1932 Australia v Great Britain 2nd Test

Published in Thirteen in 2005

The second Ashes test 1932
Australia v Great Britain
Brisbane, 18th June 1932

The Battle of Brisbane

The scene was set when Australian coach Harry Sunderland walked into the English dressing rooms before the match and promptly gave them instructions on the rules regarding the play-the-ball! Sunderland was desperate: his side had collapsed in the first Test, and the tour threatened to be a financial disaster if they didn’t shape up. To make matters worse, they were without star lock Wally Prigg, who, among a host of other candidates, was out with injury. In desperation, he played two players in positions where they had never played before: Souths second rower Frank O’Connor at lock and Queenslander Dan Dempsey at hooker.

The Australians got off to a brilliant start when Dempsey collected a dropped ball, and sent it wide to Fred Laws, who put the scrum half from Queensland Hec Gee over after only a minutes play. The Brisbane crowd responded to the all Queensland try, which was converted by young five eighth Eric Weissel. This fired up the Australians even further. Giant English prop Joe Thompson, who used to brag that he had played over 260 consecutive games of football without missing a minute, was knocked out in the first scrum, and carried off!

The fiery start paid off again, as Gee set up a blind side chance for Wilson, who scored wide out. After eight minutes Australia were up 8-0. Another goal by Weissel saw them increase their lead to 10-0 by half time. But the Lions were returning the rough stuff with interest, and they were causing problems for their more inexperienced opponents.

England’s big centre pairing of Stanley Brogden and Arthur Atkins were monstering 19 year old Eastern Suburbs centre Ernie Norman, in his debut test. He left the field three times in the match, and returned each time for more. Joe Thompson had recovered, and returned to the fray. Hec Gee had a torn lip stiched before returning, and Frank O’Connor had a large gash opened up above his eye, coutesy of a wayward English boot. Englishmen Martin Hodgson and Les White both suffered gashes to their heads, and played on after stitches. However, the Lions tactics were slowly turning the tables for them. Stan Smith scored soon after the break, and Pollard crossed soon after. Despite both tries being unconverted, the Lions had narrowed the gap to 10-6, and threatened to go on with it.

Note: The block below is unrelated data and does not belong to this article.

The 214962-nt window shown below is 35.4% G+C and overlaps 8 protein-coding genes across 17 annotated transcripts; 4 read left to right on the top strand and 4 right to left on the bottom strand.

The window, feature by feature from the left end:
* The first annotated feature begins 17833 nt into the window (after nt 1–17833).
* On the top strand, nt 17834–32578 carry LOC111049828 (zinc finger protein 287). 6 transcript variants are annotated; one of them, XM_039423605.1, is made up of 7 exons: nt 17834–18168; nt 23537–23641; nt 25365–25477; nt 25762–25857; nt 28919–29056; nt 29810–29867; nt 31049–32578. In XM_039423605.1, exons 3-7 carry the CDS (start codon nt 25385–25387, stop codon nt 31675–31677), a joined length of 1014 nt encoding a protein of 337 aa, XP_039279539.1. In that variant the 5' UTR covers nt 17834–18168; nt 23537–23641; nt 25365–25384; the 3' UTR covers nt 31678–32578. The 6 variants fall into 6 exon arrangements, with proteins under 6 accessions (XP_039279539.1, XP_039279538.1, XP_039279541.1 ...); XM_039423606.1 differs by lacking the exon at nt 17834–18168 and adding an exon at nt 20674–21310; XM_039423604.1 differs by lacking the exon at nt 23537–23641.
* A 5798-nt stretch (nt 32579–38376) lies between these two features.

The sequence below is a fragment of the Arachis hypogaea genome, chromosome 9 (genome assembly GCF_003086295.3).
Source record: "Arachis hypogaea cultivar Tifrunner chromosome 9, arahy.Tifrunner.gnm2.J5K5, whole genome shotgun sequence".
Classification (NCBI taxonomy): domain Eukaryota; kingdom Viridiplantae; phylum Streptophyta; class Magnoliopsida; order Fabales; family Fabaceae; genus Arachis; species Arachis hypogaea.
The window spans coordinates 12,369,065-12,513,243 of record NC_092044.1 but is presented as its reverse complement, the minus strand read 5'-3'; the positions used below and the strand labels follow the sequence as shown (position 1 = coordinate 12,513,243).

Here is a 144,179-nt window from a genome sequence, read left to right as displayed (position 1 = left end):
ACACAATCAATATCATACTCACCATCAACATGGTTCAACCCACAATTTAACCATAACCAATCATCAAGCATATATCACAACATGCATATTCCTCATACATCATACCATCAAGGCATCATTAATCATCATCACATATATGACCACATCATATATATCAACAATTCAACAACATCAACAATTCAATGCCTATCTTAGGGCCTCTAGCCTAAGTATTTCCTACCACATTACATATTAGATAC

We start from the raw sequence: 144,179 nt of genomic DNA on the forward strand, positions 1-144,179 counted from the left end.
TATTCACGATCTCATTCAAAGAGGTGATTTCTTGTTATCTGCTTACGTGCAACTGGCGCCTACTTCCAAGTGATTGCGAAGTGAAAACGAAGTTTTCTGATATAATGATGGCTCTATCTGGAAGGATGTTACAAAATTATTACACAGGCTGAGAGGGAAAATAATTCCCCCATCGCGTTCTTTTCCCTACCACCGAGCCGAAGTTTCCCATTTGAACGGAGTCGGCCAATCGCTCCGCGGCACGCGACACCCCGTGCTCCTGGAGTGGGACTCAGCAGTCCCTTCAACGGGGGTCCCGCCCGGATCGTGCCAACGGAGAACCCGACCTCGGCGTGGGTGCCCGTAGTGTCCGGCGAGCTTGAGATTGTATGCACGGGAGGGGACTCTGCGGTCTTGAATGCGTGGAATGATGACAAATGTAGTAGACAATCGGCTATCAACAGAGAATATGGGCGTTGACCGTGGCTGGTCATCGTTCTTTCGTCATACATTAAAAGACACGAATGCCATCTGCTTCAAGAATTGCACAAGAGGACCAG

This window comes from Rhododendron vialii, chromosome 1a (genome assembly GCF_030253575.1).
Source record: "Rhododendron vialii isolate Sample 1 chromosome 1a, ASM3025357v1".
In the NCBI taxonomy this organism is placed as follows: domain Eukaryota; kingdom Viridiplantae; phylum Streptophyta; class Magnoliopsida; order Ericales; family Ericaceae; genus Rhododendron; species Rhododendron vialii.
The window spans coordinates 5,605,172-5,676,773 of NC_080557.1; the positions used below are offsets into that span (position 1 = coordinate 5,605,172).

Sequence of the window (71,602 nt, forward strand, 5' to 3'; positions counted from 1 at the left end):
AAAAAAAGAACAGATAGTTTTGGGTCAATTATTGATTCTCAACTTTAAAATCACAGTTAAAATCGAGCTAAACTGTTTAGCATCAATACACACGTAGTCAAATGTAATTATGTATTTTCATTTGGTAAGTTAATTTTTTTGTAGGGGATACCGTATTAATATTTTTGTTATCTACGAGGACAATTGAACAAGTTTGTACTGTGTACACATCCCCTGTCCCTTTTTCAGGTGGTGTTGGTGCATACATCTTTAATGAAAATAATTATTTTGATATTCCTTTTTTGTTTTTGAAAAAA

It was the final 15 minutes of this fierce tussle that earns its place in history. Hec Gee had been carried off on a stretcher, and Norman was being increasingly bashed up out wide, prompting a prolonged visit to the sideline. With the Englismen storming home, Dan Dempsey broke his arm, but played on despite attempts by ambulancemen to bring him off. When they eventually did so, he wept on the sidelines due to the fact he wasn’t allowed back on! Australia were down to 10 men, when Brogden took off for the line. Frank O’Connor somehow managed to steal the ball from him, and despite the Lions claiming a try in the ensuing scramble, referee Simpson ruled a 25-yard drop-out instead.

With the drama of Dempsey’s broken arm, Gee’s concussion and Norman’s bashing reducing the side to 10 men, and the gathering momentum of the British attack, Australia could sustain no more injuries. However, Eric Weissel broke his ankle, and hobbled over to the wing, and refused to leave the field.

At this point Australia could muster only three forwards for a scrum close to their line! Norman went back on to lend a hand, but Gee was still not ready. This didn’t deter Harry Sunderland, however who ordered him back on. Still dazed, Gee staggered back onto the field.

The English had possession, but the 12-man Australian side, inspired by their plight and the courage of Weissel, proceeded to pull off a defensive miracle. They gradually pushed the Englishmen back upfield, thus frustrating the English ball players. A heavy tackle on English half Adams by Joe Pearce shook the ball loose, and into the arms of the wounded Weissel. With a broken ankle, he took off in an unbelievable hobbling run, with six Englishmen in hot pursuit. Weissel led them an incredible 75 yards upfield. Eventually, the English defence caught up with him and tackled him only three yards from the uprights. In massive pain, Weissel played the ball, and keeled over in agony. Hec Gee, still groggy from concussion, staggered into dummy half, grabbed the ball, and crashed over with four minutes remaining. With Weissel still on the ground, Joe Pearce converted, and Australia won 15-6.

Eric Weissel never played competition football in Sydney or Brisbane. He played his football in Wagga Wagga, in southern NSW. It is fitting that the major rugby league ground in the area that has produced so many great rugby league legends, like Raudonikis, Mortimer, Brentnall, Sterling and Daley should be called ‘Eric Weissel Oval’.


Australia 15 (H Gee 2, G Wilson tries, E Weissel 2, J Pearce goals)
England 6 (S Smith, D Pollard tries)

AUSTRALIA: McMillan, Pearce, Norman, LawsG Wilson, Weissell, Gee, O’Connor, Pearce, Heidke, Steinhort (c), Dempsey.

ENGLAND: Sullivan (c), Ellaby, Brogden, Atkinson, Smith, Pollard, Adams, Feetham, Silcock, Horton, Hodgson, White, Thompson.

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